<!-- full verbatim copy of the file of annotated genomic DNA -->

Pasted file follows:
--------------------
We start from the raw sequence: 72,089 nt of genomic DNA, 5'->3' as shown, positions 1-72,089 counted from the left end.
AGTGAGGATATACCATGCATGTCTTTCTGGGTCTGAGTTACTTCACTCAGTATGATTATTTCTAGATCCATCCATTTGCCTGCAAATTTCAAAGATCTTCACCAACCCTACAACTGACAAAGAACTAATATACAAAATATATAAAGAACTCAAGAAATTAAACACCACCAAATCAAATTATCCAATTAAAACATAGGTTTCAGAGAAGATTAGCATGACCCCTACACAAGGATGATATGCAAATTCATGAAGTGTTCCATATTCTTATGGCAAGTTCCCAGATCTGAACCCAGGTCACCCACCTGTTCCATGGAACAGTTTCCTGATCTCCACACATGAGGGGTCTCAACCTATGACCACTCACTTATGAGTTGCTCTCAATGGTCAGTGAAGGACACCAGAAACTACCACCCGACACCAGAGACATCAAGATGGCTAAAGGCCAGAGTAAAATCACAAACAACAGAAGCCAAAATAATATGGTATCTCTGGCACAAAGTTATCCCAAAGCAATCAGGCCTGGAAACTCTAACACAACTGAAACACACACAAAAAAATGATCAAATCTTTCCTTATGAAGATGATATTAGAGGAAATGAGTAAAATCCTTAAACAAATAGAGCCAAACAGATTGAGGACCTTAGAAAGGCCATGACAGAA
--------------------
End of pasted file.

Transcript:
We start from the raw sequence: 72,089 nt of genomic DNA, 5'->3' as shown, positions 1-72,089 counted from the left end.
AGTGAGGATATACCATGCATGTCTTTCTGGGTCTGAGTTACTTCACTCAGTATGATTATTTCTAGATCCATCCATTTGCCTGCAAATTTCAAAGATCTTCACCAACCCTACAACTGACAAAGAACTAATATACAAAATATATAAAGAACTCAAGAAATTAAACACCACCAAATCAAATTATCCAATTAAAACATAGGTTTCAGAGAAGATTAGCATGACCCCTACACAAGGATGATATGCAAATTCATGAAGTGTTCCATATTCTTATGGCAAGTTCCCAGATCTGAACCCAGGTCACCCACCTGTTCCATGGAACAGTTTCCTGATCTCCACACATGAGGGGTCTCAACCTATGACCACTCACTTATGAGTTGCTCTCAATGGTCAGTGAAGGACACCAGAAACTACCACCCGACACCAGAGACATCAAGATGGCTAAAGGCCAGAGTAAAATCACAAACAACAGAAGCCAAAATAATATGGTATCTCTGGCACAAAGTTATCCCAAAGCAATCAGGCCTGGAAACTCTAACACAACTGAAACACACACAAAAAAATGATCAAATCTTTCCTTATGAAGATGATATTAGAGGAAATGAGTAAAATCCTTAAACAAATAGAGCCAAACAGATTGAGGACCTTAGAAAGGCCATGACAGAA